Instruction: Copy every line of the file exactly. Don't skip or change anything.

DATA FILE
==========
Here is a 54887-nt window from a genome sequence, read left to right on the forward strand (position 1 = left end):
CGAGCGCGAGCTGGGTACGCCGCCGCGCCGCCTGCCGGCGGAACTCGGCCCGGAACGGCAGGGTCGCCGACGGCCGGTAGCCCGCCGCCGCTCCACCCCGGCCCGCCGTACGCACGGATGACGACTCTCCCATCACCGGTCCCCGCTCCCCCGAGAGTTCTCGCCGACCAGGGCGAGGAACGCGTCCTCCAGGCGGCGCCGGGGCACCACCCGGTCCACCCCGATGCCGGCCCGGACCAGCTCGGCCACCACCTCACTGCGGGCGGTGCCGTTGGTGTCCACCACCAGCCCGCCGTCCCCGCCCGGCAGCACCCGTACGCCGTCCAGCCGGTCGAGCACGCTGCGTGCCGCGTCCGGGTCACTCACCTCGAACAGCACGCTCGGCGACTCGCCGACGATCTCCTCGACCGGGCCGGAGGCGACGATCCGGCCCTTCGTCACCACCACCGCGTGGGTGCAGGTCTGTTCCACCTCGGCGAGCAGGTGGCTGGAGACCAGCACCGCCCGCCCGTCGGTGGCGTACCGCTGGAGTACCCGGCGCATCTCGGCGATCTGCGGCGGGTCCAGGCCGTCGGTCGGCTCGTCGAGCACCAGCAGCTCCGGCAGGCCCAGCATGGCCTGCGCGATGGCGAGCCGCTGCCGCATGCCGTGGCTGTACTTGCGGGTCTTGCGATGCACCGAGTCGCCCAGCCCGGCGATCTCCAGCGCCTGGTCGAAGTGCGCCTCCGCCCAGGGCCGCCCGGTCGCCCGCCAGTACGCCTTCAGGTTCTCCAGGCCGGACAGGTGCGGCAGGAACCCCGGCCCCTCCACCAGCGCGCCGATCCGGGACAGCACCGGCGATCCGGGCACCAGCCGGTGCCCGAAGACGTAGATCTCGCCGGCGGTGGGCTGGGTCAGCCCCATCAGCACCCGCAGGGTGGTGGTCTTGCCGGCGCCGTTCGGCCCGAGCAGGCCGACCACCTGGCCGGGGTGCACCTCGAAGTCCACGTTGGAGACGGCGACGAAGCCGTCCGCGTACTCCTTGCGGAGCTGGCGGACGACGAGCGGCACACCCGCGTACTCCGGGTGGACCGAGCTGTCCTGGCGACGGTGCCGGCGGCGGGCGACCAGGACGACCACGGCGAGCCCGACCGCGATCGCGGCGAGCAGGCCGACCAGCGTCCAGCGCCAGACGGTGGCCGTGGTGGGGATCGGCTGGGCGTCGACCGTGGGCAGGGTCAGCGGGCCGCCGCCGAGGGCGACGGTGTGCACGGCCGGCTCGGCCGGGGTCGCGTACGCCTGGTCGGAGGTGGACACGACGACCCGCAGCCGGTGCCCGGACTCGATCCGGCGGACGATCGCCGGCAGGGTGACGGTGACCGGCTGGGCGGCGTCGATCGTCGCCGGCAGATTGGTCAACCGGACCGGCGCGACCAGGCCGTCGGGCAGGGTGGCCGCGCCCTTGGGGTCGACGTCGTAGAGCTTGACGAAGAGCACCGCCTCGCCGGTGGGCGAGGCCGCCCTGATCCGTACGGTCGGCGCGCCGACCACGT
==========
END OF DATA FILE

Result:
Here is a 54887-nt window from a genome sequence, read left to right on the forward strand (position 1 = left end):
CGAGCGCGAGCTGGGTACGCCGCCGCGCCGCCTGCCGGCGGAACTCGGCCCGGAACGGCAGGGTCGCCGACGGCCGGTAGCCCGCCGCCGCTCCACCCCGGCCCGCCGTACGCACGGATGACGACTCTCCCATCACCGGTCCCCGCTCCCCCGAGAGTTCTCGCCGACCAGGGCGAGGAACGCGTCCTCCAGGCGGCGCCGGGGCACCACCCGGTCCACCCCGATGCCGGCCCGGACCAGCTCGGCCACCACCTCACTGCGGGCGGTGCCGTTGGTGTCCACCACCAGCCCGCCGTCCCCGCCCGGCAGCACCCGTACGCCGTCCAGCCGGTCGAGCACGCTGCGTGCCGCGTCCGGGTCACTCACCTCGAACAGCACGCTCGGCGACTCGCCGACGATCTCCTCGACCGGGCCGGAGGCGACGATCCGGCCCTTCGTCACCACCACCGCGTGGGTGCAGGTCTGTTCCACCTCGGCGAGCAGGTGGCTGGAGACCAGCACCGCCCGCCCGTCGGTGGCGTACCGCTGGAGTACCCGGCGCATCTCGGCGATCTGCGGCGGGTCCAGGCCGTCGGTCGGCTCGTCGAGCACCAGCAGCTCCGGCAGGCCCAGCATGGCCTGCGCGATGGCGAGCCGCTGCCGCATGCCGTGGCTGTACTTGCGGGTCTTGCGATGCACCGAGTCGCCCAGCCCGGCGATCTCCAGCGCCTGGTCGAAGTGCGCCTCCGCCCAGGGCCGCCCGGTCGCCCGCCAGTACGCCTTCAGGTTCTCCAGGCCGGACAGGTGCGGCAGGAACCCCGGCCCCTCCACCAGCGCGCCGATCCGGGACAGCACCGGCGATCCGGGCACCAGCCGGTGCCCGAAGACGTAGATCTCGCCGGCGGTGGGCTGGGTCAGCCCCATCAGCACCCGCAGGGTGGTGGTCTTGCCGGCGCCGTTCGGCCCGAGCAGGCCGACCACCTGGCCGGGGTGCACCTCGAAGTCCACGTTGGAGACGGCGACGAAGCCGTCCGCGTACTCCTTGCGGAGCTGGCGGACGACGAGCGGCACACCCGCGTACTCCGGGTGGACCGAGCTGTCCTGGCGACGGTGCCGGCGGCGGGCGACCAGGACGACCACGGCGAGCCCGACCGCGATCGCGGCGAGCAGGCCGACCAGCGTCCAGCGCCAGACGGTGGCCGTGGTGGGGATCGGCTGGGCGTCGACCGTGGGCAGGGTCAGCGGGCCGCCGCCGAGGGCGACGGTGTGCACGGCCGGCTCGGCCGGGGTCGCGTACGCCTGGTCGGAGGTGGACACGACGACCCGCAGCCGGTGCCCGGACTCGATCCGGCGGACGATCGCCGGCAGGGTGACGGTGACCGGCTGGGCGGCGTCGATCGTCGCCGGCAGATTGGTCAACCGGACCGGCGCGACCAGGCCGTCGGGCAGGGTGGCCGCGCCCTTGGGGTCGACGTCGTAGAGCTTGACGAAGAGCACCGCCTCGCCGGTGGGCGAGGCCGCCCTGATCCGTACGGTCGGCGCGCCGACCACGT